COMMUNITY FORUM

leigh

01:27PM | 03/19/02
Member Since: 03/18/02
1 lifetime posts
Hi,
We just recently layed tile on our bathroom floor. Before starting, we took off the rubbery/plastic trim stuff that was glued to the bottom of the wall (is it called a kickboard?). Anyway, it was stuck on with some serious stuff and it's ruined the drywall all the way round the bathroom from the floor up about 4-5 inches. There aren't any holes, it's just peeled a few layers down to the brown part. Are the methods described here the best way to fix that as well? We bought some drywall "mud" and thought the way to do it was peel away loose paper, apply the mud and sand then paint. Is this correct? Everything on the web talks about patching holes or cracks, nothing about this peeling problem. Thank in advance for any advice.
Leigh

GlennG

04:02PM | 03/19/02
If the only problem you have is peeled paper when the rubber base was removed you are correct. Just recoat it with joint compound (more than one coat may be required due to shrinkage) sand it smooth and repaint. Be sure to paint the raw joint compound with a good wall primer first or the patch will show through. If you have any areas with more serious damage that has compromised the structural integrity of the drywall you will need to use the fiberglass mesh described above or cut out the area and replace it.

rpxlpx

05:42AM | 03/20/02
Member Since: 03/13/00
1675 lifetime posts
Leigh, why not cover the problem with a nice wood trim or with a single row of 6" tile that matches the floor tile?

gump

03:54PM | 03/25/02
Member Since: 03/21/02
20 lifetime posts
The reason that you have cracks in the plaster is that , over the years, the house has settled/shifted. If you just cover it up with plaster, it may well crack again. THus the need for tape or the fiberglas tape, which indeed is better and easier to use.

I agree that the best approach is probably to go on top of the whole mess with 3/8" drywall. Sometimes this may not be practical, though, because the additional wall thickness is not OK (for example, if there is a doorway in the wall). IN that case, you should remove the existing plaster and leave the lath, then go over it with 5/8" drywall (or whatever thickness fits). The only other alternative is to hire a plasterer...but he will not want to go over a base plaster that is not solid.

By the way, doing a "skim coat" of plaster is not a job for someone who does not have experience. It takes a bit of practice to get it flat, and the beginner will have a hard time getting it right, even if they do several coats.

Click_to_reply_button
Inspiration_banner

INSPIRATION GALLERY



Post a reply as Anonymous

Photo must be in JPG, GIF or PNG format and less than 5MB.

Reply_choose_button

captcha
type the code from the image

Anonymous

Post_new_button or Login_button
Register

Colorful, useful, and fun, these tire planters form the foundation for a delightful container garden. Just spray-paint old... Reused steel windows create an eye-catching splashguard in this walk-in shower. The vintage factory windows bring an inter... A galvanized steel tub is a surprising but charming fixture in this bright and breezy screened patio. It's perfect for was... If you're not crazy about the idea of commingling plants and pool, this modern variation may be more to your liking. The s... Yes, a freestanding garage can become its own tiny house. Artist Michelle de la Vega has all the comforts of a modern resi... If you lack plumbing skills but have a good sturdy tree, here's the easiest outdoor shower solution of all: Simply attach... Pursue what's known as the stack effect. To achieve it, open the windows on both the upper and lower floors, and as warm a... How do you like this smart use for an old bottle? Clamp an empty wine bottle to a fence or wall near your outdoor deck or ... Simple and striking, a couple of pieces of "lovingly used" furniture creates a special kind of charm. A weathered chair fo... Twine lanterns add pops of crafty—but sophisticated—flair to any outdoor setting. Wrap glue-soaked twine around a balloon ... When securely fastened to a tree or the ceiling of a porch, a pallet and some cushioning make the ideal place to lounge. V... Incorporate nature into your lighting scheme by securing a dead tree in a concrete mold and draping your pendant lamp from... For the cost of a can of exterior paint , you can totally transform your porch. Paint the floor a hue that complements yo... In this urban apartment, a standard-issue patio became a serene and green perch by replacing the typical concrete with gro... This garden shed has been decked out to the nines. Designer Orla Kiely created the intimate home for a flower trade show, ...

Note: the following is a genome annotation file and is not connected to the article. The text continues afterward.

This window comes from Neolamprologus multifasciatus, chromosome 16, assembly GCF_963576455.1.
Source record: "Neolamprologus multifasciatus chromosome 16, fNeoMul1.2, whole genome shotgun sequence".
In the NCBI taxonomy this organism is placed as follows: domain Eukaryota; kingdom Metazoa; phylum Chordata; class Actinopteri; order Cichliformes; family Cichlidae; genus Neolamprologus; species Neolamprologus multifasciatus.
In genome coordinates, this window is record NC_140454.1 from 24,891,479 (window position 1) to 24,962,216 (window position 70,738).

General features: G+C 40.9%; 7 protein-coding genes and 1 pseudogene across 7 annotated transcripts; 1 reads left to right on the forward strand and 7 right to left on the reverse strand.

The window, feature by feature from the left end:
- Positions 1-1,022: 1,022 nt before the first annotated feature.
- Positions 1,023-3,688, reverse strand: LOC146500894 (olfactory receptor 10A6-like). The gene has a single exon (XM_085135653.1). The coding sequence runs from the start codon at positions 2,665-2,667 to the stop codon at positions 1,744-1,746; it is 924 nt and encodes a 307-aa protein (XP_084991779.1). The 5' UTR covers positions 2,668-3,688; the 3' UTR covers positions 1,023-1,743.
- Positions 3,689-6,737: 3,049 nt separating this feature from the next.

Follow_banner_a
Newsletter_icon Google_plus Facebook Twitter Pinterest Youtube Rss_icon
 
webapp2